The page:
Text provided under a Creative Commons Attribution license, CC-BY. All code is made available under the FSF-approved BSD-3 license. (c) Lorena A. Barba, Gilbert F. Forsyth 2017. Thanks to NSF for support via CAREER award #1149784.
# 12 steps to Navier–Stokes¶

## Step 2: Nonlinear Convection¶

## Learn More¶

This Jupyter notebook continues the presentation of the **12 steps to Navierâ€“Stokes**, the practical module taught in the interactive CFD class of Prof. Lorena Barba. You should have completed Step 1 before continuing, having written your own Python script or notebook and having experimented with varying the parameters of the discretization and observing what happens.

Now we're going to implement nonlinear convection using the same methods as in step 1. The 1D convection equation is:

$$\frac{\partial u}{\partial t} + u \frac{\partial u}{\partial x} = 0$$

Instead of a constant factor $c$ multiplying the second term, now we have the solution $u$ multiplying it. Thus, the second term of the equation is now *nonlinear*. We're going to use the same discretization as in Step 1 â€” forward difference in time and backward difference in space. Here is the discretized equation.

$$\frac{u_i^{n+1}-u_i^n}{\Delta t} + u_i^n \frac{u_i^n-u_{i-1}^n}{\Delta x} = 0$$

Solving for the only unknown term, $u_i^{n+1}$, yields:

$$u_i^{n+1} = u_i^n - u_i^n \frac{\Delta t}{\Delta x} (u_i^n - u_{i-1}^n)$$

As before, the Python code starts by loading the necessary libraries. Then, we declare some variables that determine the discretization in space and time (you should experiment by changing these parameters to see what happens). Then, we create the initial condition $u_0$ by initializing the array for the solution using $u = 2\ @\ 0.5 \leq x \leq 1$ and $u = 1$ everywhere else in $(0,2)$ (i.e., a hat function).

In [1]:

```
import numpy # we're importing numpy
from matplotlib import pyplot # and our 2D plotting library
%matplotlib inline
nx = 41
dx = 2 / (nx - 1)
nt = 20 #nt is the number of timesteps we want to calculate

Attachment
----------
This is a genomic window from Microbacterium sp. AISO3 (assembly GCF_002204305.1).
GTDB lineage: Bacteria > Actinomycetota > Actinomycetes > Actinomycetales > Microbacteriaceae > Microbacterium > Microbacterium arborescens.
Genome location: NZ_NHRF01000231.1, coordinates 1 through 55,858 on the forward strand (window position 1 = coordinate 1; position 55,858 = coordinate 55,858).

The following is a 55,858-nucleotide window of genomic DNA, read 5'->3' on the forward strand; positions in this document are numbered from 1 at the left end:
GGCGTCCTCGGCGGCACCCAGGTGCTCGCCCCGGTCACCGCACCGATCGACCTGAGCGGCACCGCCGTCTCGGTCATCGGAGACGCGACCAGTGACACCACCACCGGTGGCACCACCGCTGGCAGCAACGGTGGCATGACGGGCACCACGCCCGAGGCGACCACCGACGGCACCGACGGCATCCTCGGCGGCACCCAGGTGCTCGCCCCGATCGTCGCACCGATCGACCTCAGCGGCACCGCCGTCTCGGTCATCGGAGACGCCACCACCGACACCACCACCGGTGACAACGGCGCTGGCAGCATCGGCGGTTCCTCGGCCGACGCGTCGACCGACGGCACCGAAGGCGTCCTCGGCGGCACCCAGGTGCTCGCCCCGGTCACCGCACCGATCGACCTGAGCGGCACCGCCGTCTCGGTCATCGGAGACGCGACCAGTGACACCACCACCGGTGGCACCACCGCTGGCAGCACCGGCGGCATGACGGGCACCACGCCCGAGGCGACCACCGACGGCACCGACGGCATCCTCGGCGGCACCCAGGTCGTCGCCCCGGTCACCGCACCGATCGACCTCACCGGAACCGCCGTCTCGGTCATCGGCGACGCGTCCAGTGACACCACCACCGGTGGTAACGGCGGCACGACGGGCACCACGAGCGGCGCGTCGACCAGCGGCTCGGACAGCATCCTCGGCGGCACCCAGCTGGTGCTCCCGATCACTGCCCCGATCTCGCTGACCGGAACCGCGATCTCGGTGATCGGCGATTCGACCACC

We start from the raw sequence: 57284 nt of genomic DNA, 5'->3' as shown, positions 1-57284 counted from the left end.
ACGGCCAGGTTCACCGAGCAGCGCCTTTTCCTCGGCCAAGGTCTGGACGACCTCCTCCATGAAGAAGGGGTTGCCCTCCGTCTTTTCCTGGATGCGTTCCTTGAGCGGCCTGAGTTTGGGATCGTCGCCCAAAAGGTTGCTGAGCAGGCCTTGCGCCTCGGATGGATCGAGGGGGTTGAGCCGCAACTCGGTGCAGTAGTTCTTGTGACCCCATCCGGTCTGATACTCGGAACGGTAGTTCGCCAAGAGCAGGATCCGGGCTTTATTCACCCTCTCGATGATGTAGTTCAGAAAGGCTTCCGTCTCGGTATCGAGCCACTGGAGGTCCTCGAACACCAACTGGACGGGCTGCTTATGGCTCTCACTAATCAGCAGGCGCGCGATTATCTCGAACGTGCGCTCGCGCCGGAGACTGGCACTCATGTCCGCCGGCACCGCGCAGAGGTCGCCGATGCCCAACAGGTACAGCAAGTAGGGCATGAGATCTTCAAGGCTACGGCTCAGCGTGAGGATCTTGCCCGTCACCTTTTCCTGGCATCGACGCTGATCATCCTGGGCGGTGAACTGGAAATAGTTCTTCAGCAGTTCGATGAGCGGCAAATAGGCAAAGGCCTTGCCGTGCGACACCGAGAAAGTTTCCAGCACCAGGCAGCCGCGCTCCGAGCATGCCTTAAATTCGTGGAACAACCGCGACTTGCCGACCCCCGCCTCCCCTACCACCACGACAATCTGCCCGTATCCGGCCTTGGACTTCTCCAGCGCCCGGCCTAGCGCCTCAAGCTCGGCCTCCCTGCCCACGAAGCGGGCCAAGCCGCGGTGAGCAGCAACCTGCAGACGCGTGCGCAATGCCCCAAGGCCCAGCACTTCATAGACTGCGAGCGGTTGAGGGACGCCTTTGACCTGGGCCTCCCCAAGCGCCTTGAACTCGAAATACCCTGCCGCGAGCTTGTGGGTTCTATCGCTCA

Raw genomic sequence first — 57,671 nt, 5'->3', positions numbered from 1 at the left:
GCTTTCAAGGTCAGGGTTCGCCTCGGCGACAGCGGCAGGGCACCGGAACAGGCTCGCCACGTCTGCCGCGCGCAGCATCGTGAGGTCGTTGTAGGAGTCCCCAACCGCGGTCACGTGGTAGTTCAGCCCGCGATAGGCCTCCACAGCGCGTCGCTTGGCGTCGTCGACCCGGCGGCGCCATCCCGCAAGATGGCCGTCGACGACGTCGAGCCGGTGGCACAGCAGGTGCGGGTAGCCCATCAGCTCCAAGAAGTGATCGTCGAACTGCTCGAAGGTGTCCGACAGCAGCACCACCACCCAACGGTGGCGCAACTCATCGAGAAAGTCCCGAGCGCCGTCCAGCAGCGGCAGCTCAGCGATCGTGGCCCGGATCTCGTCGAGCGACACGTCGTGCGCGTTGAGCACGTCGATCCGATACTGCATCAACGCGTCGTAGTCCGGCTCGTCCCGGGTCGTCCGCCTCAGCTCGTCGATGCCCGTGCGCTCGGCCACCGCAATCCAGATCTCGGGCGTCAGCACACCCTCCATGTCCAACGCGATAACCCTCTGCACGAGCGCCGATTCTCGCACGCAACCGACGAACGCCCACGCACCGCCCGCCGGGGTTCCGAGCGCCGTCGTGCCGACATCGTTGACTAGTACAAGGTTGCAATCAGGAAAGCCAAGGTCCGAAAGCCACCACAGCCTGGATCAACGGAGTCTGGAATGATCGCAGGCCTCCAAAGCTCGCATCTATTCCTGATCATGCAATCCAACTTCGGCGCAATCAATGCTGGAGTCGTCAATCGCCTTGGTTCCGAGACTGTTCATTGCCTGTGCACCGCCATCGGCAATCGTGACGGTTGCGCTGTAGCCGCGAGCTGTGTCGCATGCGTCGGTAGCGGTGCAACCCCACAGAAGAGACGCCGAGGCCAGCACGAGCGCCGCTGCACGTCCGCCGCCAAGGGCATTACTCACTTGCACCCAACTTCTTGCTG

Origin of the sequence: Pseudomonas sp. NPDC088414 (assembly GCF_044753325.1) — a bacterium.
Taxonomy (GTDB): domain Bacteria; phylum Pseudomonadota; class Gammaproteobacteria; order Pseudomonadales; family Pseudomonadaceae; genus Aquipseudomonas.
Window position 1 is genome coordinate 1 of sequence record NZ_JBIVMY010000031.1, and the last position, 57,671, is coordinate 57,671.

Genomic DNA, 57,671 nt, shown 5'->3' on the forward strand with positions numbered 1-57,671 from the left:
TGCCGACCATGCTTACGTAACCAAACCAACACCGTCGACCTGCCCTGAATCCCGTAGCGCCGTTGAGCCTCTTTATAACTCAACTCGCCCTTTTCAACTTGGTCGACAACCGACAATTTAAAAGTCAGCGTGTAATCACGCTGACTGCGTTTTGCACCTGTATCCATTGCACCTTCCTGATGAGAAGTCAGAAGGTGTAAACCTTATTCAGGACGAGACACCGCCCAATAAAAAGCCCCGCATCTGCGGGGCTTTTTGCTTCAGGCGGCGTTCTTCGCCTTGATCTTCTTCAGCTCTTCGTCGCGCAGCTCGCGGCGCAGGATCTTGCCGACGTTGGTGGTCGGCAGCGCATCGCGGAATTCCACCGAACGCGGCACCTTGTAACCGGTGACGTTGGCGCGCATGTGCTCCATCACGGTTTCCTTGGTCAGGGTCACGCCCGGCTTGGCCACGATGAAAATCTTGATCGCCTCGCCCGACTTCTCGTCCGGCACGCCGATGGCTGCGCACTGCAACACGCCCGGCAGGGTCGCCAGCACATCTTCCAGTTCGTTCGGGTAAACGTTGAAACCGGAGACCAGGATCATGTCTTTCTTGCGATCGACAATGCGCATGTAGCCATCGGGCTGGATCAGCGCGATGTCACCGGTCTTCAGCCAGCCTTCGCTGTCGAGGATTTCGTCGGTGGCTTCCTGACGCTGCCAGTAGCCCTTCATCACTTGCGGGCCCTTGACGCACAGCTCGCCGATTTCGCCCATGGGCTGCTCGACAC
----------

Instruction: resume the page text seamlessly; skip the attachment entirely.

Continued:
dt = .025 #dt is the amount of time each timestep covers (delta t)
u = numpy.ones(nx) #as before, we initialize u with every value equal to 1.
u[int(.5 / dx) : int(1 / dx + 1)] = 2 #then set u = 2 between 0.5 and 1 as per our I.C.s
un = numpy.ones(nx) #initialize our placeholder array un, to hold the time-stepped solution
```

The code snippet below is *unfinished*. We have copied over the line from Step 1 that executes the time-stepping update. Can you edit this code to execute the nonlinear convection instead?

In [ ]:

```
for n in range(nt): #iterate through time
un = u.copy() ##copy the existing values of u into un
for i in range(1, nx): ##now we'll iterate through the u array
###This is the line from Step 1, copied exactly. Edit it for our new equation.
###then uncomment it and run the cell to evaluate Step 2
###u[i] = un[i] - c * dt / dx * (un[i] - un[i-1])
pyplot.plot(numpy.linspace(0, 2, nx), u) ##Plot the results
```

What do you observe about the evolution of the hat function under the nonlinear convection equation? What happens when you change the numerical parameters and run again?

For a careful walk-through of the discretization of the convection equation with finite differences (and all steps from 1 to 4), watch **Video Lesson 4** by Prof. Barba on YouTube.

In [2]:

```
from IPython.display import YouTubeVideo
YouTubeVideo('y2WaK7_iMRI')
```

Out[2]:

In [3]:

```
from IPython.core.display import HTML
def css_styling():
styles = open("../styles/custom.css", "r").read()
return HTML(styles)
css_styling()
```

Out[3]:

(The cell above executes the style for this notebook.)